Let’s hear it for this $9 investment! Because kid-formed snowballs are too hard to make. To deal with. To live amongst. And tiny hands get cold making snowballs. And tiny gloves get soggy. And tiny brains think that this is suddenly a big problem.  And bigger brains think, “Parents will buy ANYTHING, if we can worry them enough. Woo hoo!”

Coming next (I predict): the freezer-to-yard snowman.

These Kids Have Balls!

Or at least they want them: Two Ottawa fifth graders have started a petition to be allowed to PLAY WITH BALLS ON THE PLAYGROUND.

The principal banned balls during the winter, because, she told the CBC , “They’ve  got snow stuck to them, they’re frozen, often there’s pebbles on them and they’re flying through the air.”

Balls flying through the air? My, my. Maybe the principal likes balls, but only when they’re sitting quietly in the corner, or rolling to the library to bounce ever so gently near the books.

The kids, meanwhile, have collected more than 250 signatures begging for the ball ban to be bonked on the head. Why? As one of the kids put it, “It’s really fun with the balls.”

Now who said kids were supposed to have fun in the winter? Tsk, tsk. Next thing you know, they’ll want to play outside after school instead of running home to turn on the TV. — Lenore

This Story Will Make You Blubber (No, I Could NOT Resist)

Dear Readers: Here’s a nice story — and an ice story, too: Real boys build real igloo. I know — it’s too bad that this kind of this is so rare it merited a write-up. But that snow reason not to celebrate (with bad puns)! — Lenore

You Mean Kids Can Survive Winter Recess?

Hi Readers! After all the discussion a week or two ago about schools cancelling recess in the (less-than-bone-chilling) cold,  another mom sent in her school’s policy. I like it! Voila:

Dear Parent: Even in the cold winter months, we believe outdoor recess is an important and valuable part of the student’s day in the Hopewell Valley Regional School District elementary schools. With that in mind, we ask that you consider the temperature and weather conditions when assisting your child with clothing for the day. There may be times when the weather is deemed too cold for outdoor recess. We make that determination on a daily basis, but please remember that on most days we will have outdoor recess even if it is for an abbreviated time. Winter coats, hats, gloves and long pans are most appropriate on these cold days.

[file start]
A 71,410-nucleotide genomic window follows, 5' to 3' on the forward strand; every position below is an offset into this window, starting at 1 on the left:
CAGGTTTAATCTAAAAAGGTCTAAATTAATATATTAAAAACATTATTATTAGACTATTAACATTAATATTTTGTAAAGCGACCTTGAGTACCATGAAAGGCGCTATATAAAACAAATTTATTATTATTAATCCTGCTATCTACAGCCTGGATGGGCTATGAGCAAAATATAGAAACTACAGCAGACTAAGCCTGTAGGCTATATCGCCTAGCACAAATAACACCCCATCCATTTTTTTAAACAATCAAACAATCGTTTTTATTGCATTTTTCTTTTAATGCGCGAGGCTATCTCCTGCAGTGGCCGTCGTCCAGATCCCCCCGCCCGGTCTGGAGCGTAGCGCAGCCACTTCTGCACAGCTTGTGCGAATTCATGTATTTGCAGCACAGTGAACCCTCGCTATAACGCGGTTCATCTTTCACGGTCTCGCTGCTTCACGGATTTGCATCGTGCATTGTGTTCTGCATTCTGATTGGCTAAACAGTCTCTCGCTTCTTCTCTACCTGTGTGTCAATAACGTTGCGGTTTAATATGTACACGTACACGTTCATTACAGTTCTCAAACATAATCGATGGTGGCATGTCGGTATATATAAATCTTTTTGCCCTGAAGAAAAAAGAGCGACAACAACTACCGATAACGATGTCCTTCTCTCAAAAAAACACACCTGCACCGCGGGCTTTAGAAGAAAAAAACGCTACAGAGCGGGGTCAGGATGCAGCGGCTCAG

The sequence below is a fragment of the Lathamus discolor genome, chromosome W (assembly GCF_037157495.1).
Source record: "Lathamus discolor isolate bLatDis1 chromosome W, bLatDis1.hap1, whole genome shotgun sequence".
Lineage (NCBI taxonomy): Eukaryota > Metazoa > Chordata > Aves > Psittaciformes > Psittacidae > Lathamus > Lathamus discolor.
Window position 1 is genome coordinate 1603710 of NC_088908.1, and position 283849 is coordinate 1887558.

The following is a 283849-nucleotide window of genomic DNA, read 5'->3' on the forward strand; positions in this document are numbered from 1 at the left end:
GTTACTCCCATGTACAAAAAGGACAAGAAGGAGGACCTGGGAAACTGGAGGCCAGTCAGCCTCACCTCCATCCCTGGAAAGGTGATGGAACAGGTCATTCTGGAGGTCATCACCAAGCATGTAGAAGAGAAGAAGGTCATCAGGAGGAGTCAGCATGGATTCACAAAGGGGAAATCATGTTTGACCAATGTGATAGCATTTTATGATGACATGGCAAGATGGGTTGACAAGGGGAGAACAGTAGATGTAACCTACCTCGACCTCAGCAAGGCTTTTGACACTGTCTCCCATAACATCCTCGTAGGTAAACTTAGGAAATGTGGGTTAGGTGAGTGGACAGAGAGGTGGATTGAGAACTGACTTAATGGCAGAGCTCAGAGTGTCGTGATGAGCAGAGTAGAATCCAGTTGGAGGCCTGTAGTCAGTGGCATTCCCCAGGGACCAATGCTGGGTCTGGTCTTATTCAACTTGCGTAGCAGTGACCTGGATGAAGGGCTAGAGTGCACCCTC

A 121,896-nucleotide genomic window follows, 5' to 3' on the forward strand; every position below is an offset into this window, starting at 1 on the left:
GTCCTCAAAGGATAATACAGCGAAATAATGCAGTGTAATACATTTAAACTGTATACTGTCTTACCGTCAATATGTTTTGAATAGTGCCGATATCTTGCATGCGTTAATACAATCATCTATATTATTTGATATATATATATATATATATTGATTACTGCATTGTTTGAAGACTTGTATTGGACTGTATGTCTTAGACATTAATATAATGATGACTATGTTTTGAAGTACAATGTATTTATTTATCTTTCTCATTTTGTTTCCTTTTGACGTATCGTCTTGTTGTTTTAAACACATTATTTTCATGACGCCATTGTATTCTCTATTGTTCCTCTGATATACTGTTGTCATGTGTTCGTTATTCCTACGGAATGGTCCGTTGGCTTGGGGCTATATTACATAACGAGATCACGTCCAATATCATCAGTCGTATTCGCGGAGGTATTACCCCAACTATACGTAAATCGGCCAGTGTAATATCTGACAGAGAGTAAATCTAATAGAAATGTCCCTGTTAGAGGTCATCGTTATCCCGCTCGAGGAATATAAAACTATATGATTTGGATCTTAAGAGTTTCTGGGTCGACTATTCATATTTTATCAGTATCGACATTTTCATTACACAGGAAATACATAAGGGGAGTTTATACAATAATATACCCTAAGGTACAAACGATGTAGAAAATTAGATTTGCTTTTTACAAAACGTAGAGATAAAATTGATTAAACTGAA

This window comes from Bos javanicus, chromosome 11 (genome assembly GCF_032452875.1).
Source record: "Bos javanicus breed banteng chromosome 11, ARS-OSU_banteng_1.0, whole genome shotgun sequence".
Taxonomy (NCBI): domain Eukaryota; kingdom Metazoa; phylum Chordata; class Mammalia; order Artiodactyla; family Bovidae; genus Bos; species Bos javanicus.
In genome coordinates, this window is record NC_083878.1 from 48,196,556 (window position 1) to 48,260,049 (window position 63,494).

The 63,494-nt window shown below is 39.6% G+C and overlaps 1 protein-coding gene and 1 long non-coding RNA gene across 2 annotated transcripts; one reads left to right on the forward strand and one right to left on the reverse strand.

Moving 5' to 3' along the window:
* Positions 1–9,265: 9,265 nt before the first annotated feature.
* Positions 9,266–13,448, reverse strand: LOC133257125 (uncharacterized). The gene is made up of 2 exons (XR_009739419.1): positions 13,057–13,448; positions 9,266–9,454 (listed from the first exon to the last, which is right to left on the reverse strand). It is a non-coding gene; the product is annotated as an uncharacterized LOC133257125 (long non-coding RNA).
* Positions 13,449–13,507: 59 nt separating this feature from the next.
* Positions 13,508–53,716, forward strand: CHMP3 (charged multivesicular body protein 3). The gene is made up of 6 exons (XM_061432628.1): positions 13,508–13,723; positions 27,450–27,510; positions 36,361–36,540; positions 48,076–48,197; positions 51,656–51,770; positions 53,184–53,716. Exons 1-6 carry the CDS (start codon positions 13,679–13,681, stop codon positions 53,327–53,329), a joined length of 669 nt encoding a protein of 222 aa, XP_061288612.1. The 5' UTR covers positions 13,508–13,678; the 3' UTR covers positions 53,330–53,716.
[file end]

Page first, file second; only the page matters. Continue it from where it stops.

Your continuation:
We realize that temperatures in our buildings may vary, so dressing in layers…is a good practice. In addition, please consider labeling coats,gloves, hates, scarves, etc. as these items of clothing sometimes go missing. Take the time to check out the Lost and Found at your child’s school, as each has a large number of items at this time of year.

Thank you for your attention and continued support and stay warm!

No Recess Under 32 Degrees? Because Kids Freeze Like Water?

Hi Readers — Got a notice from our school last week: No more recess when it’s freezing outside — 32 degrees Fahrenheit — or when the wind chill takes an above-freezing day and makes it FEEL freezing.

Now, as a kid growing up in Chicago, this was my dream policy. (Yes, even as a kid I dreamed of improving public  policy. Didn’t you?) How many days were we outside when it was 15 degrees with those famous Windy City winds whipping us around? That’s before kids were fat! We were like coffee stirrers skittering across the blacktop!

On the other hand, now that I’ve got two middle-school sons, I want them to run around during recess. They want to run around, too. The good news at our school is that they ARE allowed to leave the premises for lunch. (I know — how very New York.) It’s just that if they stay and eat in the cafeteria, they can no longer go out to the playground.

What harm would it do them to play outside in the cold? Aren’t Finnish kids #1 in the world in everything, and aren’t they freezing from Day One? Since when did winter become too much to bear? — Lenore